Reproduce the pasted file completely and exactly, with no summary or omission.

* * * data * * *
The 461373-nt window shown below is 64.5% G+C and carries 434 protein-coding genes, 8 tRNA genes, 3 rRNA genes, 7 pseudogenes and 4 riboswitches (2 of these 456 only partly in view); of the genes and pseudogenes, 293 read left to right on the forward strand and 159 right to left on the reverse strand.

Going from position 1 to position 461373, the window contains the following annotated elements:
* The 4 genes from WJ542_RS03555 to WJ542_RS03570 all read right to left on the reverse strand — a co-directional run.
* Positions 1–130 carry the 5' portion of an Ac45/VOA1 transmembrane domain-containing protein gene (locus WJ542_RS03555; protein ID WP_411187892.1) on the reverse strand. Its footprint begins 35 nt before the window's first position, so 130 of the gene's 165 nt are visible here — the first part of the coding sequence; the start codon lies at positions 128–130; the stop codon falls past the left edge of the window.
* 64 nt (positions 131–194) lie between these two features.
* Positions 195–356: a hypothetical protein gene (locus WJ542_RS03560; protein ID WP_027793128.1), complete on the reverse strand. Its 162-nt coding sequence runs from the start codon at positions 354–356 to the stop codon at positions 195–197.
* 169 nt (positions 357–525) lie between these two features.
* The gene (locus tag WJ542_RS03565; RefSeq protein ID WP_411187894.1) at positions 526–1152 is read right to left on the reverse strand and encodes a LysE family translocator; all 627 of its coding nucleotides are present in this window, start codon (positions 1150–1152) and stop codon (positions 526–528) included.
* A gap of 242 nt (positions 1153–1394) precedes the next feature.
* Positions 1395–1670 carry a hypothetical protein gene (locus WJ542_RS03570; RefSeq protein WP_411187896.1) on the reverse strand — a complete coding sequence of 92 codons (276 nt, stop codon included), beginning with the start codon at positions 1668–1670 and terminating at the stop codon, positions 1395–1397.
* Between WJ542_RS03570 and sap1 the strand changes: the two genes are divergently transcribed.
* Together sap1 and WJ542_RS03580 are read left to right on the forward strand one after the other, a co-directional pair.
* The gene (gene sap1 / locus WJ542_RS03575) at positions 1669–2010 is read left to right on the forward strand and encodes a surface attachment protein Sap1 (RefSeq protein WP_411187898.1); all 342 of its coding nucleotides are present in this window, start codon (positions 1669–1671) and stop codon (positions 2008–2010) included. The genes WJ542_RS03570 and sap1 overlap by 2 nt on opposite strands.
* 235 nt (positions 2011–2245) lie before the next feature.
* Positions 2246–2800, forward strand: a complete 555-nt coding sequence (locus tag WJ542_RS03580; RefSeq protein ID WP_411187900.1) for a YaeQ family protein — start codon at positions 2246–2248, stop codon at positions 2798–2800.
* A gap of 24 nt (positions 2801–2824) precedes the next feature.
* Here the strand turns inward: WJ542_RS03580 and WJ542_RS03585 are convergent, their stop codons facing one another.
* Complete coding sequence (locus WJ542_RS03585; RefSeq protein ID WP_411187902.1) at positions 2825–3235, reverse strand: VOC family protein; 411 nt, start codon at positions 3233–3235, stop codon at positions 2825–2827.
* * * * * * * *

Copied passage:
The 461373-nt window shown below is 64.5% G+C and carries 434 protein-coding genes, 8 tRNA genes, 3 rRNA genes, 7 pseudogenes and 4 riboswitches (2 of these 456 only partly in view); of the genes and pseudogenes, 293 read left to right on the forward strand and 159 right to left on the reverse strand.

Going from position 1 to position 461373, the window contains the following annotated elements:
* The 4 genes from WJ542_RS03555 to WJ542_RS03570 all read right to left on the reverse strand — a co-directional run.
* Positions 1–130 carry the 5' portion of an Ac45/VOA1 transmembrane domain-containing protein gene (locus WJ542_RS03555; protein ID WP_411187892.1) on the reverse strand. Its footprint begins 35 nt before the window's first position, so 130 of the gene's 165 nt are visible here — the first part of the coding sequence; the start codon lies at positions 128–130; the stop codon falls past the left edge of the window.
* 64 nt (positions 131–194) lie between these two features.
* Positions 195–356: a hypothetical protein gene (locus WJ542_RS03560; protein ID WP_027793128.1), complete on the reverse strand. Its 162-nt coding sequence runs from the start codon at positions 354–356 to the stop codon at positions 195–197.
* 169 nt (positions 357–525) lie between these two features.
* The gene (locus tag WJ542_RS03565; RefSeq protein ID WP_411187894.1) at positions 526–1152 is read right to left on the reverse strand and encodes a LysE family translocator; all 627 of its coding nucleotides are present in this window, start codon (positions 1150–1152) and stop codon (positions 526–528) included.
* A gap of 242 nt (positions 1153–1394) precedes the next feature.
* Positions 1395–1670 carry a hypothetical protein gene (locus WJ542_RS03570; RefSeq protein WP_411187896.1) on the reverse strand — a complete coding sequence of 92 codons (276 nt, stop codon included), beginning with the start codon at positions 1668–1670 and terminating at the stop codon, positions 1395–1397.
* Between WJ542_RS03570 and sap1 the strand changes: the two genes are divergently transcribed.
* Together sap1 and WJ542_RS03580 are read left to right on the forward strand one after the other, a co-directional pair.
* The gene (gene sap1 / locus WJ542_RS03575) at positions 1669–2010 is read left to right on the forward strand and encodes a surface attachment protein Sap1 (RefSeq protein WP_411187898.1); all 342 of its coding nucleotides are present in this window, start codon (positions 1669–1671) and stop codon (positions 2008–2010) included. The genes WJ542_RS03570 and sap1 overlap by 2 nt on opposite strands.
* 235 nt (positions 2011–2245) lie before the next feature.
* Positions 2246–2800, forward strand: a complete 555-nt coding sequence (locus tag WJ542_RS03580; RefSeq protein ID WP_411187900.1) for a YaeQ family protein — start codon at positions 2246–2248, stop codon at positions 2798–2800.
* A gap of 24 nt (positions 2801–2824) precedes the next feature.
* Here the strand turns inward: WJ542_RS03580 and WJ542_RS03585 are convergent, their stop codons facing one another.
* Complete coding sequence (locus WJ542_RS03585; RefSeq protein ID WP_411187902.1) at positions 2825–3235, reverse strand: VOC family protein; 411 nt, start codon at positions 3233–3235, stop codon at positions 2825–2827.